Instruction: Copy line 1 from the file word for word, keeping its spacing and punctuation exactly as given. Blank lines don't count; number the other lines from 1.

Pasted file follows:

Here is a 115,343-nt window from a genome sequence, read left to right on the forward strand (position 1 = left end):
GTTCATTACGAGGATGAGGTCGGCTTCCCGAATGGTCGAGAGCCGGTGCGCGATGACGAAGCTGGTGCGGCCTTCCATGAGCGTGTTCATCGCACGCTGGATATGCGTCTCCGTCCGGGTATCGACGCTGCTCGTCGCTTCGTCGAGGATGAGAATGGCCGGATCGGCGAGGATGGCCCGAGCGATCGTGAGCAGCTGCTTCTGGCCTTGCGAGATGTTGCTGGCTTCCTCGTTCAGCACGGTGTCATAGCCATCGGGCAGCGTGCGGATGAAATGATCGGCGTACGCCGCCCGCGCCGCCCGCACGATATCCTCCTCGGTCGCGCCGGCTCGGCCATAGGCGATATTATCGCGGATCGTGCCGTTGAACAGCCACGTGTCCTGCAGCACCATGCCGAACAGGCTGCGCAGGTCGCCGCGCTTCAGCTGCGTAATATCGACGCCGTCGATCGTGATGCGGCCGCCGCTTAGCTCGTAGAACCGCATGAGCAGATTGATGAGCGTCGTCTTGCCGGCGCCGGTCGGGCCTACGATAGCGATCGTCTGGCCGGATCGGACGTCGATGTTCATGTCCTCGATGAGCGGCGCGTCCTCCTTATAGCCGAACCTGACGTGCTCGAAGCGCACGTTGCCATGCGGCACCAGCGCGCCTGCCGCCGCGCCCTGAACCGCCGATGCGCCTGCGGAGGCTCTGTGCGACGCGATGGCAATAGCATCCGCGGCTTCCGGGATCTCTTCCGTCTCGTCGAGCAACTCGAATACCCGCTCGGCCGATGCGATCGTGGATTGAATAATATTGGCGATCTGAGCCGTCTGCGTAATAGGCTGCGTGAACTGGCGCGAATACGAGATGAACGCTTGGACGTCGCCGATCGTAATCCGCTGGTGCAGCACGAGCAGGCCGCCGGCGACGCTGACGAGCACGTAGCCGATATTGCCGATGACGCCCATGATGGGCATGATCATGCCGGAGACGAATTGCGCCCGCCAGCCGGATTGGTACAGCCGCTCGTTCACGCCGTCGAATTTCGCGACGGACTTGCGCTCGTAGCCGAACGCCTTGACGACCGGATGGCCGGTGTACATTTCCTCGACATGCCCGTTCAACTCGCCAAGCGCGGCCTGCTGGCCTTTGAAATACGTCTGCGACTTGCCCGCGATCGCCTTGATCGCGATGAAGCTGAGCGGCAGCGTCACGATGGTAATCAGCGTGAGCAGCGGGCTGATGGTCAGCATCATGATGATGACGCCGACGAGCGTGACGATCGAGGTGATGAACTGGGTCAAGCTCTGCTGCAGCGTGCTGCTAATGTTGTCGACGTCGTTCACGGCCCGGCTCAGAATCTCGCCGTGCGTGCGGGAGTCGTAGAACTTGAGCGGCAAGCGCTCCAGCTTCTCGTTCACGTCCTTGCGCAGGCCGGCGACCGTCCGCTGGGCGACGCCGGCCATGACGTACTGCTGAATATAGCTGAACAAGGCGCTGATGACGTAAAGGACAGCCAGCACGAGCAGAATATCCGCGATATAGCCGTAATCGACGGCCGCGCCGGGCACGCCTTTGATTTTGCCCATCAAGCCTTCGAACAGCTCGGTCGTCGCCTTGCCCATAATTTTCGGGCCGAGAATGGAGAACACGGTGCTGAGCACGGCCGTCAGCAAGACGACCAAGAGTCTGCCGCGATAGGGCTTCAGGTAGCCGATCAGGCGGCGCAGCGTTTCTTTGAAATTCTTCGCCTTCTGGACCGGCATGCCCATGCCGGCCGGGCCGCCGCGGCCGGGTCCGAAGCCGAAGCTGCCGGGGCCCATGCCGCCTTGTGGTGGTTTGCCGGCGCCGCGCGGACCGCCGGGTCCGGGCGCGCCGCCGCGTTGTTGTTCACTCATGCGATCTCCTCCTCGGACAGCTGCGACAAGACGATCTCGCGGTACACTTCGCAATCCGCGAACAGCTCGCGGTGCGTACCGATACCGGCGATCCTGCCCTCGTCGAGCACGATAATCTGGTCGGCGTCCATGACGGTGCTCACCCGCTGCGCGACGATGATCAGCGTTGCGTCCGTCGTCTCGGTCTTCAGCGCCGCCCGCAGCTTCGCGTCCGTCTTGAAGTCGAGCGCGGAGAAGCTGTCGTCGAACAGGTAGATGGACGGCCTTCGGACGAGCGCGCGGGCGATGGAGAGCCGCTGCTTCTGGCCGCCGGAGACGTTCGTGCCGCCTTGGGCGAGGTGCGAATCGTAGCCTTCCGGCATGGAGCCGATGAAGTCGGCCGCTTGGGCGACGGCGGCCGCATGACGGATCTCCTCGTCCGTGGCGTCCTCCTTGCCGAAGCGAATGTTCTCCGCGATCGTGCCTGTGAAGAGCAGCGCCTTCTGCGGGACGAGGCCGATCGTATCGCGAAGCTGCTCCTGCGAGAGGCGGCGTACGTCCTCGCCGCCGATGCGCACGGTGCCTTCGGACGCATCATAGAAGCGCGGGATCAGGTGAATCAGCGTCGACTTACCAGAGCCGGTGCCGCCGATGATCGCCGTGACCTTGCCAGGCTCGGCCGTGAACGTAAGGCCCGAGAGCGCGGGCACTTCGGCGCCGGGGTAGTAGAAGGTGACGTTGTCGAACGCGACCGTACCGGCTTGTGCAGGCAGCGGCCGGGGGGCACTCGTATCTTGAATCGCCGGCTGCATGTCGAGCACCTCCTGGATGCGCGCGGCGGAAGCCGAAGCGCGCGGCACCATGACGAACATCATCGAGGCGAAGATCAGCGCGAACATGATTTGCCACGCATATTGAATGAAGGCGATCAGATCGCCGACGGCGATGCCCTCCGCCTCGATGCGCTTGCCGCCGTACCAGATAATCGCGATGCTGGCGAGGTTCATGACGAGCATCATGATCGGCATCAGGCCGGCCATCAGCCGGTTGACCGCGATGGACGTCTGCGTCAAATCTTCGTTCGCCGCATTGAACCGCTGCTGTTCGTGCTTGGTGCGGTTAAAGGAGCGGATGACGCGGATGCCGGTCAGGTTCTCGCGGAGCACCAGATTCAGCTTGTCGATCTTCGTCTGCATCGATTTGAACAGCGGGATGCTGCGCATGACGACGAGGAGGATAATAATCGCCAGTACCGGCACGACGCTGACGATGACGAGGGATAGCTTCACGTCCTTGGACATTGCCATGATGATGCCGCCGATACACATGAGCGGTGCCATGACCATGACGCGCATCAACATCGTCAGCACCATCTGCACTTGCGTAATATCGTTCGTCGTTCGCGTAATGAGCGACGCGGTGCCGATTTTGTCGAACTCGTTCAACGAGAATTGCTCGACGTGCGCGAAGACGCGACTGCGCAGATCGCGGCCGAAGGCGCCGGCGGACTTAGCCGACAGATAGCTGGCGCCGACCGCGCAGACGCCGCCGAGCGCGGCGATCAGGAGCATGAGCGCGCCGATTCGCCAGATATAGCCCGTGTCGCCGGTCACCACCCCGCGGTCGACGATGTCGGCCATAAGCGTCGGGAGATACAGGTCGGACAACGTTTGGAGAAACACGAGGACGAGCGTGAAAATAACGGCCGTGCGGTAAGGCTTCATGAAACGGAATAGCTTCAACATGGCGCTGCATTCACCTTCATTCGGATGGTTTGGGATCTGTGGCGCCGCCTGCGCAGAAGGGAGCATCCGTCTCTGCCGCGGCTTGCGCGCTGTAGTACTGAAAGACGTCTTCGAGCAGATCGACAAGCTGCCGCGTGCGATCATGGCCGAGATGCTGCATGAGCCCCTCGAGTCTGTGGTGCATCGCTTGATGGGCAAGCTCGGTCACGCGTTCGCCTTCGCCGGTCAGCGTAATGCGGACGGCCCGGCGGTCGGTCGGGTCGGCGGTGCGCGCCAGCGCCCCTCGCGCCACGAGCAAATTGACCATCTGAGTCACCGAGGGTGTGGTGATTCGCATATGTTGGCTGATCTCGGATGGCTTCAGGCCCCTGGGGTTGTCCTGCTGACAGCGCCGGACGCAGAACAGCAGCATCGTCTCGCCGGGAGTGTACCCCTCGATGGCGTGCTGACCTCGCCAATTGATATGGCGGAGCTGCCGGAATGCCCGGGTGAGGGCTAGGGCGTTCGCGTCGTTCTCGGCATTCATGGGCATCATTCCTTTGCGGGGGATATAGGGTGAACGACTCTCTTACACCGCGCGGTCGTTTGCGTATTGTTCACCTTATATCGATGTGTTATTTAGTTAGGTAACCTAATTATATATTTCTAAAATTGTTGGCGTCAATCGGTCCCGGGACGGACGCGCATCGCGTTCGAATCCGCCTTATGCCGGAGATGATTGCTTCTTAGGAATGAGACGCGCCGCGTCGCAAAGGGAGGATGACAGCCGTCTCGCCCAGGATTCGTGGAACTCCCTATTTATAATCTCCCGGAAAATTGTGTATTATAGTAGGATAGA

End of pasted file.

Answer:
Here is a 115,343-nt window from a genome sequence, read left to right on the forward strand (position 1 = left end):